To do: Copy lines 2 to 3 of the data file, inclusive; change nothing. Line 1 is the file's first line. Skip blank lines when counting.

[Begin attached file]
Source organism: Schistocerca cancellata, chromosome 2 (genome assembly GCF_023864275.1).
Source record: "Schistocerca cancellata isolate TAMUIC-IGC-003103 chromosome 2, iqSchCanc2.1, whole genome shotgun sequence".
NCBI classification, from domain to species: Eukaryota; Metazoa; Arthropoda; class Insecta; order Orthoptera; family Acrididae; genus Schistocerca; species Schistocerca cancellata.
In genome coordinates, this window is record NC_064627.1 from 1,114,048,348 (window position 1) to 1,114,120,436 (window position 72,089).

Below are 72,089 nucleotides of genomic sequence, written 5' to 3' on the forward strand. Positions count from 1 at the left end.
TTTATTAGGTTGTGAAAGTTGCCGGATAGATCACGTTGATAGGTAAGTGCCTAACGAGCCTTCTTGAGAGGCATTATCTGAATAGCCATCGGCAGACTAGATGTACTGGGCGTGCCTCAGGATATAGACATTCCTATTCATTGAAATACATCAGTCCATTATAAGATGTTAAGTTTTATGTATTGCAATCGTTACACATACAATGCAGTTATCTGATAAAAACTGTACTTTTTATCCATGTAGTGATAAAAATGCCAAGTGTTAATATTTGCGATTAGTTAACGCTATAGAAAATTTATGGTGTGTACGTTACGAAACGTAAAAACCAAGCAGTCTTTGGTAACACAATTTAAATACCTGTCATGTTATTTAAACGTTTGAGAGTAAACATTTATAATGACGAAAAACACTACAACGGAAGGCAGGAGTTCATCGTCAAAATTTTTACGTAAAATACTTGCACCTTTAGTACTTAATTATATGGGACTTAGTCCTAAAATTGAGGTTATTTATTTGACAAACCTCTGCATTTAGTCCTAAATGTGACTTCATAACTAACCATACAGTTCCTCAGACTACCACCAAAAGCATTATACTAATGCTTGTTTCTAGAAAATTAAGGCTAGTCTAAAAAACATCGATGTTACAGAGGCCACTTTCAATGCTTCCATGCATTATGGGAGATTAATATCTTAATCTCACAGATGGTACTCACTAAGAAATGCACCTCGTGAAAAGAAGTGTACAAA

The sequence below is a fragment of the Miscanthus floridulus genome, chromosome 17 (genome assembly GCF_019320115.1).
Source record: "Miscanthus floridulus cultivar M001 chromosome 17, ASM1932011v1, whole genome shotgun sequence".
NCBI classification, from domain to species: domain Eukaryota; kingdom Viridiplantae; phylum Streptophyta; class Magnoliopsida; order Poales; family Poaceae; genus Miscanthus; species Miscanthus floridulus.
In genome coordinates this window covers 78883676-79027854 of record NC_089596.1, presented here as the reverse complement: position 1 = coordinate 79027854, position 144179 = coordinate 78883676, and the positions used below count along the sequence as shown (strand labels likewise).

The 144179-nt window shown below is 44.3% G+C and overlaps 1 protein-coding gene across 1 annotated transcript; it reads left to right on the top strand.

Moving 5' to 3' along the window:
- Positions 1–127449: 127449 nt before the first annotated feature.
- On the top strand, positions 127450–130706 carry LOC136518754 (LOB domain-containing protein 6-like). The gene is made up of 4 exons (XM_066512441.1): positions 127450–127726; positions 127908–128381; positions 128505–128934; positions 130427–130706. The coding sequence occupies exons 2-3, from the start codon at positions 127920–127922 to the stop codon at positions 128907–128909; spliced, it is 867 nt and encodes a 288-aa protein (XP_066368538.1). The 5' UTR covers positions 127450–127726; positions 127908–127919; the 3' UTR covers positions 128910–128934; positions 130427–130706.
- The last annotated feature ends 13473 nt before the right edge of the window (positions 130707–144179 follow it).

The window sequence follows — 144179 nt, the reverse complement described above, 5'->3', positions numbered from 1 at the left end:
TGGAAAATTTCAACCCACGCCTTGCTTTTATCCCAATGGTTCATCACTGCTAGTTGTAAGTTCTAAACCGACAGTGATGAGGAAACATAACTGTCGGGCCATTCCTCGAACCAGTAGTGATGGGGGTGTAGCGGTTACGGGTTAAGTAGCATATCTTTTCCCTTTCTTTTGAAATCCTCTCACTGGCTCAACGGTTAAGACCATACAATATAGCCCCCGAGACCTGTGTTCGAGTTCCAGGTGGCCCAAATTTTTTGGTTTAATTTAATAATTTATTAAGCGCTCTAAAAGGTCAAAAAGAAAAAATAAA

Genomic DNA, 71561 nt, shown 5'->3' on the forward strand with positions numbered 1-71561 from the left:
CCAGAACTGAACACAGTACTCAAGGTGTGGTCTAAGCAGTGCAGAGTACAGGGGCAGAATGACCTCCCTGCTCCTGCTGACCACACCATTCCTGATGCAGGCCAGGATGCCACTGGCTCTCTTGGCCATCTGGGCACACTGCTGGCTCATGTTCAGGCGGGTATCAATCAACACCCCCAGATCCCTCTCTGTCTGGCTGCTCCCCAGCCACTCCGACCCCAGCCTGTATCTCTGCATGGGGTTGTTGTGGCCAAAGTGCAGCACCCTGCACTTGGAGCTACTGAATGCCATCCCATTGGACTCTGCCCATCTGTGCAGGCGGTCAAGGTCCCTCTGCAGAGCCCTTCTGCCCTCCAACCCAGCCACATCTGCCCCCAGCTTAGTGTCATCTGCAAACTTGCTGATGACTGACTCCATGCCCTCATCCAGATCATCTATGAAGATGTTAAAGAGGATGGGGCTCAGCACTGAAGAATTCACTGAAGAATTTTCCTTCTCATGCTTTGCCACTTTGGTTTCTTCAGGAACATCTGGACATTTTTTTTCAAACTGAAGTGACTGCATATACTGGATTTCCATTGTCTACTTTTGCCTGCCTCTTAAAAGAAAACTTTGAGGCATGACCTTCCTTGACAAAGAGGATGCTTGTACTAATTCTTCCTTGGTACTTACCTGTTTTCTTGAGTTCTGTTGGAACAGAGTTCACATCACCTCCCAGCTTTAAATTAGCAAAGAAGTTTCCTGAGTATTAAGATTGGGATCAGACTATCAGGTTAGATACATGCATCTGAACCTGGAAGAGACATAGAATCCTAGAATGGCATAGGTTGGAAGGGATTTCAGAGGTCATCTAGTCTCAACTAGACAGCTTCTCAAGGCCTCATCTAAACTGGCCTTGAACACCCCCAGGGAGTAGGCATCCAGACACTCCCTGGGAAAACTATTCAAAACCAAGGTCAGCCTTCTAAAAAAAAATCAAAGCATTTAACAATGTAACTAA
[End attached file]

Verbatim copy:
Source record: "Schistocerca cancellata isolate TAMUIC-IGC-003103 chromosome 2, iqSchCanc2.1, whole genome shotgun sequence".
NCBI classification, from domain to species: Eukaryota; Metazoa; Arthropoda; class Insecta; order Orthoptera; family Acrididae; genus Schistocerca; species Schistocerca cancellata.